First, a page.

The Consecration took place on Sunday, September 28, 1986, by His Grace Bishop Maximos, assisted by several clergy. Holy Relics of early Christian martyrs were deposited and sealed in the newly constructed Holy Altar of God, a symbol of our “renewal” and “dedication” to the Church of Christ. At the end of the Divine Liturgy, pieces of St. Spyridon’s savanon (shroud) were distributed to the congregation, as a sacred remembrance of this very significant event in the history and life of the parish.
In early 1990, arrangements were to operate a concession stand at the West Virginia University football games, a venture which proved financially successful. For three years, parishioners, friends, relatives and neighbors worked twelve-hour days spanning twenty games.
The first ordination took place in late 1991 as Fr. Deacon Dean Dimon was ordained by His Eminence Metropolitan Maximos and assigned to the parish.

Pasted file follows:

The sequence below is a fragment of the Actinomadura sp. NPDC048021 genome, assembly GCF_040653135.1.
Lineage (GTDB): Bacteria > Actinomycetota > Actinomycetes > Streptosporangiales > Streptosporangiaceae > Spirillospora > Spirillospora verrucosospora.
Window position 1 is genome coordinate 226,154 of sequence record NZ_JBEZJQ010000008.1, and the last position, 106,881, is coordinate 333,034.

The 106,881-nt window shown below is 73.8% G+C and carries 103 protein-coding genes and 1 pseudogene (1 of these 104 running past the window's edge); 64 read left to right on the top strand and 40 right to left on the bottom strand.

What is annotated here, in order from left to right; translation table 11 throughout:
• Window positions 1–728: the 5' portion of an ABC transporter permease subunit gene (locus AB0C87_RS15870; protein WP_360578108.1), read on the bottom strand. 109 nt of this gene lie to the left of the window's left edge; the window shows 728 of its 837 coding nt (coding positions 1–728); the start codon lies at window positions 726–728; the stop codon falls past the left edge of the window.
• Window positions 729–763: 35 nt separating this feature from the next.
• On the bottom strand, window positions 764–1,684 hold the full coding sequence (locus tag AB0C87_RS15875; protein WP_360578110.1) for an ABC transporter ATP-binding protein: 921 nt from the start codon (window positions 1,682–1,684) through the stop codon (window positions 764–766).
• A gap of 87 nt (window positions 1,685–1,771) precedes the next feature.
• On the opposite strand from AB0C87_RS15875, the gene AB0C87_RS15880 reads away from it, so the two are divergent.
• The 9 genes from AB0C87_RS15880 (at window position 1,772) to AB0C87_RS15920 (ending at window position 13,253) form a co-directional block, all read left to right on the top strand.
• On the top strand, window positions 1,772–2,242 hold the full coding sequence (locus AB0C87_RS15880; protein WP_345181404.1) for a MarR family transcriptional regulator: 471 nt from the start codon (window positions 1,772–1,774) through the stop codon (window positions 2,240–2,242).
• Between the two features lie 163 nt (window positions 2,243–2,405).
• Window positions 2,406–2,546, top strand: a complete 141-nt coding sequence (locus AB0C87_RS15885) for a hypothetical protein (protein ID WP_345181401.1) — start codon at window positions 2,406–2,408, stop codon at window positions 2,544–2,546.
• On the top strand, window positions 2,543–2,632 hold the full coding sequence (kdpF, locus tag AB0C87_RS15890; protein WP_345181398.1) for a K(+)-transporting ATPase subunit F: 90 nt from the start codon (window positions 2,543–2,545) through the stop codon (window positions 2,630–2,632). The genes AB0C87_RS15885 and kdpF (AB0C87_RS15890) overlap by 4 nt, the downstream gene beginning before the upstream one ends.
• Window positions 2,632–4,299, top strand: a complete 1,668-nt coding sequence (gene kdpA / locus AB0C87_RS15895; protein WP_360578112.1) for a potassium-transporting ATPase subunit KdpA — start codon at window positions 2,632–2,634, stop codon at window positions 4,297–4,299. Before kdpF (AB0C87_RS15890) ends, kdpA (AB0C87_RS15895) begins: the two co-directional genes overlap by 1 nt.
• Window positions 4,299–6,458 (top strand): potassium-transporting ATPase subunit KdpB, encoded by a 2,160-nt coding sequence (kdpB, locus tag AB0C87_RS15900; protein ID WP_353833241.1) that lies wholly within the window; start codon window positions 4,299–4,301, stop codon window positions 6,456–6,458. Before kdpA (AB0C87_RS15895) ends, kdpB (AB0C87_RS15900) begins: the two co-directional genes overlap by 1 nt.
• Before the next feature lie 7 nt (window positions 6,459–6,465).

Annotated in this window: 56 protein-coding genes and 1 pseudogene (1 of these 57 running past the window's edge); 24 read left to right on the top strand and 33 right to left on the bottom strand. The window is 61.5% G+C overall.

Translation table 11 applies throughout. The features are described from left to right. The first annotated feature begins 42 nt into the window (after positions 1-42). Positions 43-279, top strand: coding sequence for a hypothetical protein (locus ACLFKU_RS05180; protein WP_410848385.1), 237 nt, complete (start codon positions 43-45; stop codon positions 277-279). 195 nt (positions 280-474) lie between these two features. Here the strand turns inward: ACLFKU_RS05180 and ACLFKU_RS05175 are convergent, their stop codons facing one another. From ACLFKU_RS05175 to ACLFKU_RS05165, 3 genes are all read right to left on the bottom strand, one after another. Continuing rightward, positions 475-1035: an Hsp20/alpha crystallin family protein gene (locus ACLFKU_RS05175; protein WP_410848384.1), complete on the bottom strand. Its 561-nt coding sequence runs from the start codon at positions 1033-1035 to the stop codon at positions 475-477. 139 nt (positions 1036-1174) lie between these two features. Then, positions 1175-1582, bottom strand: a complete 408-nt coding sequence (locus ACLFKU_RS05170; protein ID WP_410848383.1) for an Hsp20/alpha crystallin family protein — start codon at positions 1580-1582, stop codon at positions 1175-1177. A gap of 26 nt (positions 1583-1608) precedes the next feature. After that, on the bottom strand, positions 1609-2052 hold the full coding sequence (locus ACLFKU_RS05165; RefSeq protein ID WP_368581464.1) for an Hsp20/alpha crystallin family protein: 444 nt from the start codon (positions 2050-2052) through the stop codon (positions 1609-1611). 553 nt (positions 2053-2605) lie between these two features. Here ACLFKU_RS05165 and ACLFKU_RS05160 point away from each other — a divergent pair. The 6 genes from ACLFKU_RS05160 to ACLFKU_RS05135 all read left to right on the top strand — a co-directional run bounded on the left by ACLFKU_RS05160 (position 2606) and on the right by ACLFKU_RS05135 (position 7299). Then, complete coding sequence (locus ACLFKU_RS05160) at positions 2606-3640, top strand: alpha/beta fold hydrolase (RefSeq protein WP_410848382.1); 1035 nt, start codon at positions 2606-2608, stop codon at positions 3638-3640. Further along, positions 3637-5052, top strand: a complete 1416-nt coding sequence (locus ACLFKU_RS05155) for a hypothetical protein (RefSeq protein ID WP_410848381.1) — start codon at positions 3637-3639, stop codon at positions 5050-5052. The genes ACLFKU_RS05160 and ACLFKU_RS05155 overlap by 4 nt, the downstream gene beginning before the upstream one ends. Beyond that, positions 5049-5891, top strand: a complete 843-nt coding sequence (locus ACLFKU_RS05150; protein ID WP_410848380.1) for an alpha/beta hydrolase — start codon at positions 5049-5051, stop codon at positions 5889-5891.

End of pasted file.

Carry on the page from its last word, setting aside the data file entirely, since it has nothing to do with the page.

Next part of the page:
A GOYA basketball team was organized and on April 23, 1993, the team, accompanied by family and friends, traveled to Cleveland, Ohio, to participate in the Diocesan Basketball Tournament, where they were awarded the prestigious Sportsmanship Trophy for exemplifying exceptional sportsmanship throughout the tournament.
On June 27th, 1999, His Eminence Metropolitan Maximos officiated at the ground breaking ceremony for a new hall, blessing the cornerstone that was embedded in the foundation. On December 12, the feastday of St. Spyridon, the new hall, except for the kitchen, was fully operational and again blessed by His Eminence.